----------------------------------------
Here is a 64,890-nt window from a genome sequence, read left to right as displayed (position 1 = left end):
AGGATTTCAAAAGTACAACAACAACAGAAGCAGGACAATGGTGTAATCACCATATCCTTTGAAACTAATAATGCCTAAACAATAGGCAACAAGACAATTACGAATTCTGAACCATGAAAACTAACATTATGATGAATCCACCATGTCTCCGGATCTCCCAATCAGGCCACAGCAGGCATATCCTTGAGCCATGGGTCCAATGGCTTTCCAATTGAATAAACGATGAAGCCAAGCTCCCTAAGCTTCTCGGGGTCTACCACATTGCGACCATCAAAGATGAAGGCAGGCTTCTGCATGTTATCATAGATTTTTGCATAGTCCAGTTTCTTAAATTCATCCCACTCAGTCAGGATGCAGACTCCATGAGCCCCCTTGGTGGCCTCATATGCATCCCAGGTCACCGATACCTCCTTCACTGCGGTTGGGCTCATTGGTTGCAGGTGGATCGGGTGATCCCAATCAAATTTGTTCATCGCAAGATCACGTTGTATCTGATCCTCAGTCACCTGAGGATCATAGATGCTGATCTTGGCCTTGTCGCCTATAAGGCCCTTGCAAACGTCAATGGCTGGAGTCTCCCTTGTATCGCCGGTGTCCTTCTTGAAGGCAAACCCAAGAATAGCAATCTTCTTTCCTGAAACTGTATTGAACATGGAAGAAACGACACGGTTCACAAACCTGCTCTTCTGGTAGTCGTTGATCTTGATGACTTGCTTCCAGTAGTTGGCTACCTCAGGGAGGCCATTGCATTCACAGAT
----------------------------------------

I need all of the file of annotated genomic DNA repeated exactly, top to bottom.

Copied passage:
Here is a 64,890-nt window from a genome sequence, read left to right as displayed (position 1 = left end):
AGGATTTCAAAAGTACAACAACAACAGAAGCAGGACAATGGTGTAATCACCATATCCTTTGAAACTAATAATGCCTAAACAATAGGCAACAAGACAATTACGAATTCTGAACCATGAAAACTAACATTATGATGAATCCACCATGTCTCCGGATCTCCCAATCAGGCCACAGCAGGCATATCCTTGAGCCATGGGTCCAATGGCTTTCCAATTGAATAAACGATGAAGCCAAGCTCCCTAAGCTTCTCGGGGTCTACCACATTGCGACCATCAAAGATGAAGGCAGGCTTCTGCATGTTATCATAGATTTTTGCATAGTCCAGTTTCTTAAATTCATCCCACTCAGTCAGGATGCAGACTCCATGAGCCCCCTTGGTGGCCTCATATGCATCCCAGGTCACCGATACCTCCTTCACTGCGGTTGGGCTCATTGGTTGCAGGTGGATCGGGTGATCCCAATCAAATTTGTTCATCGCAAGATCACGTTGTATCTGATCCTCAGTCACCTGAGGATCATAGATGCTGATCTTGGCCTTGTCGCCTATAAGGCCCTTGCAAACGTCAATGGCTGGAGTCTCCCTTGTATCGCCGGTGTCCTTCTTGAAGGCAAACCCAAGAATAGCAATCTTCTTTCCTGAAACTGTATTGAACATGGAAGAAACGACACGGTTCACAAACCTGCTCTTCTGGTAGTCGTTGATCTTGATGACTTGCTTCCAGTAGTTGGCTACCTCAGGGAGGCCATTGCATTCACAGAT